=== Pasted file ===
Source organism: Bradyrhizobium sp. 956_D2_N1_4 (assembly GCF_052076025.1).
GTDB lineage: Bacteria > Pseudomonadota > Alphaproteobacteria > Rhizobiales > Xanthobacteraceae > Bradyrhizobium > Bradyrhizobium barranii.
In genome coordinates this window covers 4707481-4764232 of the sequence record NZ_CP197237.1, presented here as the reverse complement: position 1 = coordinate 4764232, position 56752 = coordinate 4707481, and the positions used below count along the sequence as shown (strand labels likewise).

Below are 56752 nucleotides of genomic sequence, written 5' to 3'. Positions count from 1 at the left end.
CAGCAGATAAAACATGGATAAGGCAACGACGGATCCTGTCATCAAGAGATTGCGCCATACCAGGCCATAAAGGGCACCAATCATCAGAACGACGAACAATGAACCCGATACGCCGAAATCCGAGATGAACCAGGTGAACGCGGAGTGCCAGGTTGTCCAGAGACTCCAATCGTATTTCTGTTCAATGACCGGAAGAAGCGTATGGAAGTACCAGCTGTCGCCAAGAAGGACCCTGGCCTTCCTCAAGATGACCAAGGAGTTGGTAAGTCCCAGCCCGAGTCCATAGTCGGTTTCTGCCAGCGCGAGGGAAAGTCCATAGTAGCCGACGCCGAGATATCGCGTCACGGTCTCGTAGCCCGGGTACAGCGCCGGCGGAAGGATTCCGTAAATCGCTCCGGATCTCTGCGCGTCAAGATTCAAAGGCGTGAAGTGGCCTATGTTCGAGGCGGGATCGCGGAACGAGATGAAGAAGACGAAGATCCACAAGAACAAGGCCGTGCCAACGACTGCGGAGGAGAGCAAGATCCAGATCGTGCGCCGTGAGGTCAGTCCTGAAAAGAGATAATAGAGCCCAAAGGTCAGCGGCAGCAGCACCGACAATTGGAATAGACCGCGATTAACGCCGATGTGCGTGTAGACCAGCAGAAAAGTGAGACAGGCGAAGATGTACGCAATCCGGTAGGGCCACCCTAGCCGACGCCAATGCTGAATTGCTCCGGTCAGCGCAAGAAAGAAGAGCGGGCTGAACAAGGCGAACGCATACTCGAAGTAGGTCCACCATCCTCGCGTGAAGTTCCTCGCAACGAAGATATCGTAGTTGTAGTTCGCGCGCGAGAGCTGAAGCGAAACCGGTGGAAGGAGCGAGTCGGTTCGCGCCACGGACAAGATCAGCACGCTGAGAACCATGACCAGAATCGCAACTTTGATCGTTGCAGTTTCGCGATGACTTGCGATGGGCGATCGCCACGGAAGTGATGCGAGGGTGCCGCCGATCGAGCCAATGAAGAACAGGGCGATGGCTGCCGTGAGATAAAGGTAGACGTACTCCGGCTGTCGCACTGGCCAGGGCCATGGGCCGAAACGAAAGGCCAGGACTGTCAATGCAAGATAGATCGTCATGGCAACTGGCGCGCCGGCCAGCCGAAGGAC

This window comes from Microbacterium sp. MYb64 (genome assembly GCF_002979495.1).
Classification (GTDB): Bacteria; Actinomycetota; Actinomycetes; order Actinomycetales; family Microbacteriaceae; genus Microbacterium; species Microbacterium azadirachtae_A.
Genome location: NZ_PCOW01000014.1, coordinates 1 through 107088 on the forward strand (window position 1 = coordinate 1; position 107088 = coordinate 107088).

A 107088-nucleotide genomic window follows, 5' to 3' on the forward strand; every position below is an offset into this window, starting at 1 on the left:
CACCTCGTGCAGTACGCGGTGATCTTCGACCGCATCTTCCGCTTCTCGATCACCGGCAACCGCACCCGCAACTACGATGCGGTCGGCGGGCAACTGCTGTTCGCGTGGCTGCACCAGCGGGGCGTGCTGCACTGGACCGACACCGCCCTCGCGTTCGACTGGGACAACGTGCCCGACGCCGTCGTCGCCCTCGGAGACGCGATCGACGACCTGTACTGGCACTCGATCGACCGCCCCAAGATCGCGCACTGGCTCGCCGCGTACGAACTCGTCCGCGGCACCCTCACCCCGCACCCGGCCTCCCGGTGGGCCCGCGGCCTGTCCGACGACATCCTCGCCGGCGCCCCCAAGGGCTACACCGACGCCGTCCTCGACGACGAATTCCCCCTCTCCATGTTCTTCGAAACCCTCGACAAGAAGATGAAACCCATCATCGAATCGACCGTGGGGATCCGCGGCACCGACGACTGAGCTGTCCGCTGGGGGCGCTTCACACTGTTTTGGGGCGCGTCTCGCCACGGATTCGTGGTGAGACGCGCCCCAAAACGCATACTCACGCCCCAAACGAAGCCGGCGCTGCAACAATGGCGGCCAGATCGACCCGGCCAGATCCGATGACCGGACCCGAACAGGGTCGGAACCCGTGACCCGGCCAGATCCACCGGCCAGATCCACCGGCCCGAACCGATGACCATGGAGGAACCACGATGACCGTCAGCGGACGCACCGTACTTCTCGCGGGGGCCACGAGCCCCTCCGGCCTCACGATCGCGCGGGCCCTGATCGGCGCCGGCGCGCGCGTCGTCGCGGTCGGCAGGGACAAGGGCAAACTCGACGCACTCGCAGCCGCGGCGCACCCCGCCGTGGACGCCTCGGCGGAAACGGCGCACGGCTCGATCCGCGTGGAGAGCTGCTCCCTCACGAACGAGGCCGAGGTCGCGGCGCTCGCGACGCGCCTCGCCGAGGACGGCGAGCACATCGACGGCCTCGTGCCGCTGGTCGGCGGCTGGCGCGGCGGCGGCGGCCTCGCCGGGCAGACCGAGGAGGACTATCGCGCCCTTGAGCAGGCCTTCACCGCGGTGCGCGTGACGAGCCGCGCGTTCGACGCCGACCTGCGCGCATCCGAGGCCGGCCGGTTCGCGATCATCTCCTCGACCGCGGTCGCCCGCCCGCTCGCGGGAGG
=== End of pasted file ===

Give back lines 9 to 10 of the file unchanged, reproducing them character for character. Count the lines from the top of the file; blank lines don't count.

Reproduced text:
A 107088-nucleotide genomic window follows, 5' to 3' on the forward strand; every position below is an offset into this window, starting at 1 on the left:
CACCTCGTGCAGTACGCGGTGATCTTCGACCGCATCTTCCGCTTCTCGATCACCGGCAACCGCACCCGCAACTACGATGCGGTCGGCGGGCAACTGCTGTTCGCGTGGCTGCACCAGCGGGGCGTGCTGCACTGGACCGACACCGCCCTCGCGTTCGACTGGGACAACGTGCCCGACGCCGTCGTCGCCCTCGGAGACGCGATCGACGACCTGTACTGGCACTCGATCGACCGCCCCAAGATCGCGCACTGGCTCGCCGCGTACGAACTCGTCCGCGGCACCCTCACCCCGCACCCGGCCTCCCGGTGGGCCCGCGGCCTGTCCGACGACATCCTCGCCGGCGCCCCCAAGGGCTACACCGACGCCGTCCTCGACGACGAATTCCCCCTCTCCATGTTCTTCGAAACCCTCGACAAGAAGATGAAACCCATCATCGAATCGACCGTGGGGATCCGCGGCACCGACGACTGAGCTGTCCGCTGGGGGCGCTTCACACTGTTTTGGGGCGCGTCTCGCCACGGATTCGTGGTGAGACGCGCCCCAAAACGCATACTCACGCCCCAAACGAAGCCGGCGCTGCAACAATGGCGGCCAGATCGACCCGGCCAGATCCGATGACCGGACCCGAACAGGGTCGGAACCCGTGACCCGGCCAGATCCACCGGCCAGATCCACCGGCCCGAACCGATGACCATGGAGGAACCACGATGACCGTCAGCGGACGCACCGTACTTCTCGCGGGGGCCACGAGCCCCTCCGGCCTCACGATCGCGCGGGCCCTGATCGGCGCCGGCGCGCGCGTCGTCGCGGTCGGCAGGGACAAGGGCAAACTCGACGCACTCGCAGCCGCGGCGCACCCCGCCGTGGACGCCTCGGCGGAAACGGCGCACGGCTCGATCCGCGTGGAGAGCTGCTCCCTCACGAACGAGGCCGAGGTCGCGGCGCTCGCGACGCGCCTCGCCGAGGACGGCGAGCACATCGACGGCCTCGTGCCGCTGGTCGGCGGCTGGCGCGGCGGCGGCGGCCTCGCCGGGCAGACCGAGGAGGACTATCGCGCCCTTGAGCAGGCCTTCACCGCGGTGCGCGTGACGAGCCGCGCGTTCGACGCCGACCTGCGCGCATCCGAGGCCGGCCGGTTCGCGATCATCTCCTCGACCGCGGTCGCCCGCCCGCTCGCGGGAGG